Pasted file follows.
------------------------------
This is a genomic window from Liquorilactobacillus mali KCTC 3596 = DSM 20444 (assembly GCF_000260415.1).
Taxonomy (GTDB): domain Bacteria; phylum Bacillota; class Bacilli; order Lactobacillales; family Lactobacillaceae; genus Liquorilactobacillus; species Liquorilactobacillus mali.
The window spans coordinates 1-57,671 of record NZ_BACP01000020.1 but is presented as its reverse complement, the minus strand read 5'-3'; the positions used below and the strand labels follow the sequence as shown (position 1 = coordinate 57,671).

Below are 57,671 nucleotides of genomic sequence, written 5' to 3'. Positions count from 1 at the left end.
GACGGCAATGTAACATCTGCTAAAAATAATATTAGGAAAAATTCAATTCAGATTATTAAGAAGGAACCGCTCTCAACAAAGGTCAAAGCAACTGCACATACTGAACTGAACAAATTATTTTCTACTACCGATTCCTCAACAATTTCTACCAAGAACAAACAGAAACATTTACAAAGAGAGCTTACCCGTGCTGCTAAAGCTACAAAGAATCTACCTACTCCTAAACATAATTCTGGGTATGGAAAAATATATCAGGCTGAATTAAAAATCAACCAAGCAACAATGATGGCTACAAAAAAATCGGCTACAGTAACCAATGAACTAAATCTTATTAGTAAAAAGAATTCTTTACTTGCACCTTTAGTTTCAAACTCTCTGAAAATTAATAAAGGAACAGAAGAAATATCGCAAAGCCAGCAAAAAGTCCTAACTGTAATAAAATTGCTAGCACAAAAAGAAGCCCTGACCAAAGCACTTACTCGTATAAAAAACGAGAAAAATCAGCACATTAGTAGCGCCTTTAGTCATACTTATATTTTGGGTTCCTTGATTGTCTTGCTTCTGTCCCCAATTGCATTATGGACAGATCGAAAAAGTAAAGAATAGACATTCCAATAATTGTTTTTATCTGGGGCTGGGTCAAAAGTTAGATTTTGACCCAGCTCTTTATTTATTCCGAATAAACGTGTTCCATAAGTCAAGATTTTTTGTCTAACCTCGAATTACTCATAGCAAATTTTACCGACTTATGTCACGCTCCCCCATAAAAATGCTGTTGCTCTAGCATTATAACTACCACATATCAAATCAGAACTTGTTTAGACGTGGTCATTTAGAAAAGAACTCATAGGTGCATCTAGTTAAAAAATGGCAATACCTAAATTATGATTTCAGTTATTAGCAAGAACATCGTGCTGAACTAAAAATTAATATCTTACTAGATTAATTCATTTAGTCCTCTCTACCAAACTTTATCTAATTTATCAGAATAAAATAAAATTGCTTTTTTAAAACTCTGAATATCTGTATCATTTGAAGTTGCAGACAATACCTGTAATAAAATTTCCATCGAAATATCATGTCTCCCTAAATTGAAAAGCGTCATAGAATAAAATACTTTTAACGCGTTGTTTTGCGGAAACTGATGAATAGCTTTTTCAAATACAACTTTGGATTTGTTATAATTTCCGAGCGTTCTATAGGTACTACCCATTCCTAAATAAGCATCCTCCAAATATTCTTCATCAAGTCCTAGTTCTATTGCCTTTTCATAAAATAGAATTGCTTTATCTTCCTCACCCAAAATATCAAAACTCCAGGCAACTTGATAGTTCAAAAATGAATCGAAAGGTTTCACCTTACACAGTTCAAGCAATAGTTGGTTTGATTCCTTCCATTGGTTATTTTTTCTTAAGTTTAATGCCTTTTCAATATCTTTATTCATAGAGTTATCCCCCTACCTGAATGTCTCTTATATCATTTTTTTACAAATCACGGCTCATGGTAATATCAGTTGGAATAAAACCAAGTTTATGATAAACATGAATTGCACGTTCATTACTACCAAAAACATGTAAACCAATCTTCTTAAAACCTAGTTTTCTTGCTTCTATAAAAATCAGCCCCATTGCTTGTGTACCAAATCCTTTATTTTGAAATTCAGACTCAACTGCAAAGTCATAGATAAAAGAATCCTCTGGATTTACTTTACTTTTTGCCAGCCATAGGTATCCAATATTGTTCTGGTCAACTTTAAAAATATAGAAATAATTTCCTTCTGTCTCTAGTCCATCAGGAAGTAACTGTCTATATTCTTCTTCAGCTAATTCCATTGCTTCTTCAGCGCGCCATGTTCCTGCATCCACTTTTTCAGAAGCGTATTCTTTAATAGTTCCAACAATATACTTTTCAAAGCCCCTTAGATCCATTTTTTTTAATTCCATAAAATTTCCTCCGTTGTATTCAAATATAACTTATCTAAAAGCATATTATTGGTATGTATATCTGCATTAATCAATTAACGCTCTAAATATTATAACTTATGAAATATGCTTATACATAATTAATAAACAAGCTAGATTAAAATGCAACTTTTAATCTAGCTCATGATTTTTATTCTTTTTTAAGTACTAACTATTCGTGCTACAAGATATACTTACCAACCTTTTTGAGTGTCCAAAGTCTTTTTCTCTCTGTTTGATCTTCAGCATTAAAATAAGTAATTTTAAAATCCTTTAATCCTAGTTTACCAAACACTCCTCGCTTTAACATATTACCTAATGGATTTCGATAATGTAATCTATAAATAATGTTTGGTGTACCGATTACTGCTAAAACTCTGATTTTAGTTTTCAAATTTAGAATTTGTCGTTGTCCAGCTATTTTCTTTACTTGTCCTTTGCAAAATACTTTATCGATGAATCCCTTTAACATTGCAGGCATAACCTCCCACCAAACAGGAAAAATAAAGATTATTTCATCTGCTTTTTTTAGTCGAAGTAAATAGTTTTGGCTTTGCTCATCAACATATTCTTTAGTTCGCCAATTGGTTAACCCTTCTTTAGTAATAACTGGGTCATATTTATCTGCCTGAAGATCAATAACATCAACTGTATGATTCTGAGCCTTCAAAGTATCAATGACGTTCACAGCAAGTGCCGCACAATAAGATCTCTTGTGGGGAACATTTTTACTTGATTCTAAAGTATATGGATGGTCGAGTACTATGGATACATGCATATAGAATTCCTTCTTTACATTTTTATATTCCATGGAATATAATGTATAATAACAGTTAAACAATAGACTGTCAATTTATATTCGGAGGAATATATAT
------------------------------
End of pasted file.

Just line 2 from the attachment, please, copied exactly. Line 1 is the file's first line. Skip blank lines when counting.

Taxonomy (GTDB): domain Bacteria; phylum Bacillota; class Bacilli; order Lactobacillales; family Lactobacillaceae; genus Liquorilactobacillus; species Liquorilactobacillus mali.